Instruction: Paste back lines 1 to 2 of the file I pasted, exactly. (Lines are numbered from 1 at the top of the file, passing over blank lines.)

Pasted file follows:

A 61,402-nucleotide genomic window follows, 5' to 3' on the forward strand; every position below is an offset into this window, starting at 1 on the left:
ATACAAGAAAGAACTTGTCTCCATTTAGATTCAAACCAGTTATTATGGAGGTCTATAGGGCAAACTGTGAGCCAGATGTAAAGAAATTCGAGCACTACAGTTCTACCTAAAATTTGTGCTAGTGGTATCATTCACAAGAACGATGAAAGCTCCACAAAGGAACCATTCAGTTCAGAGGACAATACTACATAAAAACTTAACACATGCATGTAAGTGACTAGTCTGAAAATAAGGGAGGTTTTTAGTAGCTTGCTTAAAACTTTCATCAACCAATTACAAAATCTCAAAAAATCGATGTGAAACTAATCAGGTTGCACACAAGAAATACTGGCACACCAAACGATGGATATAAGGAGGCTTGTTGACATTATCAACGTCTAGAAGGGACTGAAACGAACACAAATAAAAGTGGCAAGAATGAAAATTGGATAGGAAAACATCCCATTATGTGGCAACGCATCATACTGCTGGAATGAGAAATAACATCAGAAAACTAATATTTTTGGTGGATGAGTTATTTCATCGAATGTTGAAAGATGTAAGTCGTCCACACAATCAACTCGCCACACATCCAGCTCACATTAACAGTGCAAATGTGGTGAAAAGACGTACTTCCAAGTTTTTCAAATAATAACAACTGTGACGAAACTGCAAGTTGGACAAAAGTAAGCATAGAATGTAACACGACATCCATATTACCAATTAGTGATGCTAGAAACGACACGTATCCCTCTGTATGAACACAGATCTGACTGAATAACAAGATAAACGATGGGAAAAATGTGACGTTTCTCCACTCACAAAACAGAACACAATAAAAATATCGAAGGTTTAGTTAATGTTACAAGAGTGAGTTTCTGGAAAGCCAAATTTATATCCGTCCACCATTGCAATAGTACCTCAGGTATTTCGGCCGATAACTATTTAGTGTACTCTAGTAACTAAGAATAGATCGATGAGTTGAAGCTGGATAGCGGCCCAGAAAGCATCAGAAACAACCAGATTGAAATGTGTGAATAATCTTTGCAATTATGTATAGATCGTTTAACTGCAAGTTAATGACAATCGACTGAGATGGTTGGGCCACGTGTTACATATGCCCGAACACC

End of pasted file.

A 61,402-nucleotide genomic window follows, 5' to 3' on the forward strand; every position below is an offset into this window, starting at 1 on the left:
ATACAAGAAAGAACTTGTCTCCATTTAGATTCAAACCAGTTATTATGGAGGTCTATAGGGCAAACTGTGAGCCAGATGTAAAGAAATTCGAGCACTACAGTTCTACCTAAAATTTGTGCTAGTGGTATCATTCACAAGAACGATGAAAGCTCCACAAAGGAACCATTCAGTTCAGAGGACAATACTACATAAAAACTTAACACATGCATGTAAGTGACTAGTCTGAAAATAAGGGAGGTTTTTAGTAGCTTGCTTAAAACTTTCATCAACCAATTACAAAATCTCAAAAAATCGATGTGAAACTAATCAGGTTGCACACAAGAAATACTGGCACACCAAACGATGGATATAAGGAGGCTTGTTGACATTATCAACGTCTAGAAGGGACTGAAACGAACACAAATAAAAGTGGCAAGAATGAAAATTGGATAGGAAAACATCCCATTATGTGGCAACGCATCATACTGCTGGAATGAGAAATAACATCAGAAAACTAATATTTTTGGTGGATGAGTTATTTCATCGAATGTTGAAAGATGTAAGTCGTCCACACAATCAACTCGCCACACATCCAGCTCACATTAACAGTGCAAATGTGGTGAAAAGACGTACTTCCAAGTTTTTCAAATAATAACAACTGTGACGAAACTGCAAGTTGGACAAAAGTAAGCATAGAATGTAACACGACATCCATATTACCAATTAGTGATGCTAGAAACGACACGTATCCCTCTGTATGAACACAGATCTGACTGAATAACAAGATAAACGATGGGAAAAATGTGACGTTTCTCCACTCACAAAACAGAACACAATAAAAATATCGAAGGTTTAGTTAATGTTACAAGAGTGAGTTTCTGGAAAGCCAAATTTATATCCGTCCACCATTGCAATAGTACCTCAGGTATTTCGGCCGATAACTATTTAGTGTACTCTAGTAACTAAGAATAGATCGATGAGTTGAAGCTGGATAGCGGCCCAGAAAGCATCAGAAACAACCAGATTGAAATGTGTGAATAATCTTTGCAATTATGTATAGATCGTTTAACTGCAAGTTAATGACAATCGACTGAGATGGTTGGGCCACGTGTTACATATGCCCGAACACC